And, by the way, we were just talking about the payroll tax. The payroll tax cut, that would only help people who have a job. If you don't have a job and you're not getting a paycheck, then having the amount of payroll tax deducted from zero doesn't help you.
So Trump just has these couple of-- these few things that are just his-- his babies. He just loves the idea of a payroll tax cut. And he loves the idea of a capital gains tax cut.
It is not going to help-- I don't know how he can-- he can-- there are these sort of work arounds he might be able to do through executive action. There is zero chance that Congress-- I mean, Congress can't even approve what are forms of aid that are generally bipartisan at this point. There is no chance in an election year Congress is ever going to approve a cut in the capital gains tax when we have 30 million people unemployed.
And I don't think there's any chance-- even if Republicans controlled 3/4 of the House and 3/4 of the Senate, I don't think there's any chance they would ever repeal the payroll tax, because you cannot eliminate the funding for Social Security and for Medicare and survive politically. So why? I mean, it's just mystifying why Trump has chosen these ideas to basically be his case for why he should get a second term in the White House.
ALEXIS CHRISTOFOROUS: Feels a little like he's grasping for straws, like just if he throws the word-- the words tax cut into a sentence, that will sort of rally up the base. What I'm not hearing, though, is more money for these PPP loans, right, these small business loans that people so desperately need. None of those four executive actions deals with that issue, right, Rick?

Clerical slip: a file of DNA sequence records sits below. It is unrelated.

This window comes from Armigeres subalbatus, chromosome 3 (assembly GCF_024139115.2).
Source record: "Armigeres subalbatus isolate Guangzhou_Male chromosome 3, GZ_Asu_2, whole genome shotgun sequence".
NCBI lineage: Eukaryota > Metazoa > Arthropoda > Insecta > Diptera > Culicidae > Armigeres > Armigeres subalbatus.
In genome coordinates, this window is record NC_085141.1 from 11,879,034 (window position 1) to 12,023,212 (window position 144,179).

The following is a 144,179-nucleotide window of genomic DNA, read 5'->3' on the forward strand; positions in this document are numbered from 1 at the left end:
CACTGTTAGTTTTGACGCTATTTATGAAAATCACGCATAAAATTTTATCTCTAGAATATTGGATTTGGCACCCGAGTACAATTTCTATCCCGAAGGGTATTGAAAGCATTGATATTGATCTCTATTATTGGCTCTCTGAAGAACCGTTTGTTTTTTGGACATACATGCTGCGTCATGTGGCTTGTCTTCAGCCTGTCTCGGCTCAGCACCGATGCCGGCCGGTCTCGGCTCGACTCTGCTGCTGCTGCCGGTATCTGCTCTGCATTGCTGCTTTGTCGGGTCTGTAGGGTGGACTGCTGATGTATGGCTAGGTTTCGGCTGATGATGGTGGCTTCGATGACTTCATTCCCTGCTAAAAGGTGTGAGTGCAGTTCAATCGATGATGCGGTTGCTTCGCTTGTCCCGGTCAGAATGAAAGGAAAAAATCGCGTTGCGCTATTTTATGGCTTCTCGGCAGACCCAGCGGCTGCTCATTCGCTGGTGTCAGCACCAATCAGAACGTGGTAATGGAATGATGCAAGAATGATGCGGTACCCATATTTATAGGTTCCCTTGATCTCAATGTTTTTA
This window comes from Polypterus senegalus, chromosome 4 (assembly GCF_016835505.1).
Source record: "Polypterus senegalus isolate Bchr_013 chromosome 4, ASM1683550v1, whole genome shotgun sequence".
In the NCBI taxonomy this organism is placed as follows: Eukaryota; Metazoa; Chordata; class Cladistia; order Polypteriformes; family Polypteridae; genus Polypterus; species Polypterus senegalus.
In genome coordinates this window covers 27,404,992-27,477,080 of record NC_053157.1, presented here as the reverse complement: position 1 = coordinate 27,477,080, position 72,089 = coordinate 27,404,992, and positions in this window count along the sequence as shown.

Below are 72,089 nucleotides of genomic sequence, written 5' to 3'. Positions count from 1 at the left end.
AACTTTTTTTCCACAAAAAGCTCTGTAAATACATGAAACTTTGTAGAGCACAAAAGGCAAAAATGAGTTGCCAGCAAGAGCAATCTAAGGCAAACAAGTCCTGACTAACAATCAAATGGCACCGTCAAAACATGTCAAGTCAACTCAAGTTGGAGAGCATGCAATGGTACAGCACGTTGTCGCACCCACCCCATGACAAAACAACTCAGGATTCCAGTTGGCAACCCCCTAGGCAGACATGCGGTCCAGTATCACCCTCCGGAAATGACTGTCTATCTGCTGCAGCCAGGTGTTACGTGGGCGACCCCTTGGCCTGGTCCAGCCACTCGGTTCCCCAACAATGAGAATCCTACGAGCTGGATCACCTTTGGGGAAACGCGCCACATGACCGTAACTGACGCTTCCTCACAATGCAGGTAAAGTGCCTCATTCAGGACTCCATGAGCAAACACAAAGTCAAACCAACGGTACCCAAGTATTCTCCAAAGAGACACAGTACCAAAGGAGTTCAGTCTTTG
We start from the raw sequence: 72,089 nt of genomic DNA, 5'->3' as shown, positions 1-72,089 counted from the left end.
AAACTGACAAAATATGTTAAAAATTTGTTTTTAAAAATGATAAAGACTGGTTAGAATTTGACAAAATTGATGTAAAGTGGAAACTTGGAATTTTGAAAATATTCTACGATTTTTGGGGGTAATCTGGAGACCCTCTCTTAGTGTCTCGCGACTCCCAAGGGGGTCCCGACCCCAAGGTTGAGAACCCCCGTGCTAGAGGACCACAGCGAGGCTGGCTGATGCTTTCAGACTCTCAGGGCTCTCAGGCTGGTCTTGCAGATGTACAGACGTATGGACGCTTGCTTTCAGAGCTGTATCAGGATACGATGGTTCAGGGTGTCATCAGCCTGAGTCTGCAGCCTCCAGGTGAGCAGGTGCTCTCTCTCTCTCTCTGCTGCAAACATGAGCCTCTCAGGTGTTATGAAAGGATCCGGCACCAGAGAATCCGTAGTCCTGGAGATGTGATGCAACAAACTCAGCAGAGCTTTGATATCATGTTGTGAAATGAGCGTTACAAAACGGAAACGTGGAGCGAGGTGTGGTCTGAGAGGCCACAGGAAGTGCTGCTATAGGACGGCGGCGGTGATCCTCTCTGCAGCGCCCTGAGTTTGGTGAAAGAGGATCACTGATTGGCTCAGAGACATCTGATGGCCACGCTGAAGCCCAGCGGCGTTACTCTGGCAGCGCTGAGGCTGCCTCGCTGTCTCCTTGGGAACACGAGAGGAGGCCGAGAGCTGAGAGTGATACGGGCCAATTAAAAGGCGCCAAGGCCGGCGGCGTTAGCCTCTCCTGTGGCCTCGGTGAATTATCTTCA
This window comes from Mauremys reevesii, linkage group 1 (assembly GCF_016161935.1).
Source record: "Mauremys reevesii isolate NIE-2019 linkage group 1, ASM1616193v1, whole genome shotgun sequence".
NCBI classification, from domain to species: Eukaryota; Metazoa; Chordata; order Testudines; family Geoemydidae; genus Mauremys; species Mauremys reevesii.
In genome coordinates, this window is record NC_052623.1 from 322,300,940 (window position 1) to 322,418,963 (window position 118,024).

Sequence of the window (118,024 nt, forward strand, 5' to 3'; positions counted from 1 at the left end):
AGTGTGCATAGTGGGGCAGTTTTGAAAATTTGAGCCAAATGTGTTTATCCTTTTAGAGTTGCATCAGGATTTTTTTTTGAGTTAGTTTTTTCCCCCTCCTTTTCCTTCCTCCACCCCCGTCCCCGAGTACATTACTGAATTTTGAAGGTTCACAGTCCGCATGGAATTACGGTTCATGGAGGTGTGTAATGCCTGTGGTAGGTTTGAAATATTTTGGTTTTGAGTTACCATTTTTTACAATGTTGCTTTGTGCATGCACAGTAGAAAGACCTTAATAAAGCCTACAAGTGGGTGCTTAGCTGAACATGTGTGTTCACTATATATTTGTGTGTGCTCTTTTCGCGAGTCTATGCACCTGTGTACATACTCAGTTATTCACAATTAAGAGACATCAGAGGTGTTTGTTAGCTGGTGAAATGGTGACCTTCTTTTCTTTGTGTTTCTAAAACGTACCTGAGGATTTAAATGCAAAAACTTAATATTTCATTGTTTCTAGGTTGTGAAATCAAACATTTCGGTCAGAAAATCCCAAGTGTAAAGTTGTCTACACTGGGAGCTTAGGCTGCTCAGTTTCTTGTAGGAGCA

RICK NEWMAN: Yeah, that's correct. Now the Republican plan and the Democratic plan in Congress, they both do contain additional funding for businesses, the Paycheck Protection Program loans or the PPP loans. But again, they-- they're not-- they don't agree on the amount of money that should go there. And-- excuse me-- it could be that Trump just could not find a legalistic maneuver he could use to direct more funds to businesses in the manner in which they need it. Or maybe this is another executive order he has coming down the road.
But for now-- for now, Trump is focusing his efforts at individuals. And I guess this part of his strategy does make sense. If it turns out that Congress-- we get all the way to the election, and Congress really does not pass any additional stimulus, then I think-- I think Trump will win points with voters for having done these executive actions we're talking about here. And I think you can expect he'll probably try some additional ones.
But let's say Congress does finally-- does finally pass a fourth stimulus bill. That would probably supersede these executive actions. And if voters do, for example, if another $1,200 check does show up in their mailbox, or if they do start to once again receive that extra-- some extra measure of unemployment insurance from the federal program, then that might just put Trump's executive actions out of business. And people may not give Trump any credit for it at all.
So it really does depend what Congress ends up doing here.
ALEXIS CHRISTOFOROUS: Do you think that he is alienating people within his own party-- I think I know the answer to this-- with these-- with these executive actions?
RICK NEWMAN: I guess so. Yeah, I mean, we've heard some Republicans saying that-- like Ben Sasse, the Republican senator from Nebraska, for example, I think he called the payroll tax cut executive action unconstitutional slop. So, I mean, you're seeing the usual pushback from members of Congress whose attitude is it's our prerogative.
We reserve the right to tax. And it's up to us to tax, raise taxes or lower taxes. That's in the Constitution. That's the right of Congress.
But look, Congress is not getting it done right now. Again, I think Congress will get something done. But in the absence of Congress doing anything-- I mean, Obama tried to do this when Congress didn't do anything. Of course, it wasn't a crisis like we're in now.
And Trump is-- I mean, this is now what presidents basically do. When Congress just doesn't act, presidents, they get out the pen and they just write an order or they have their lawyers write an order. And usually they're pretty ineffective.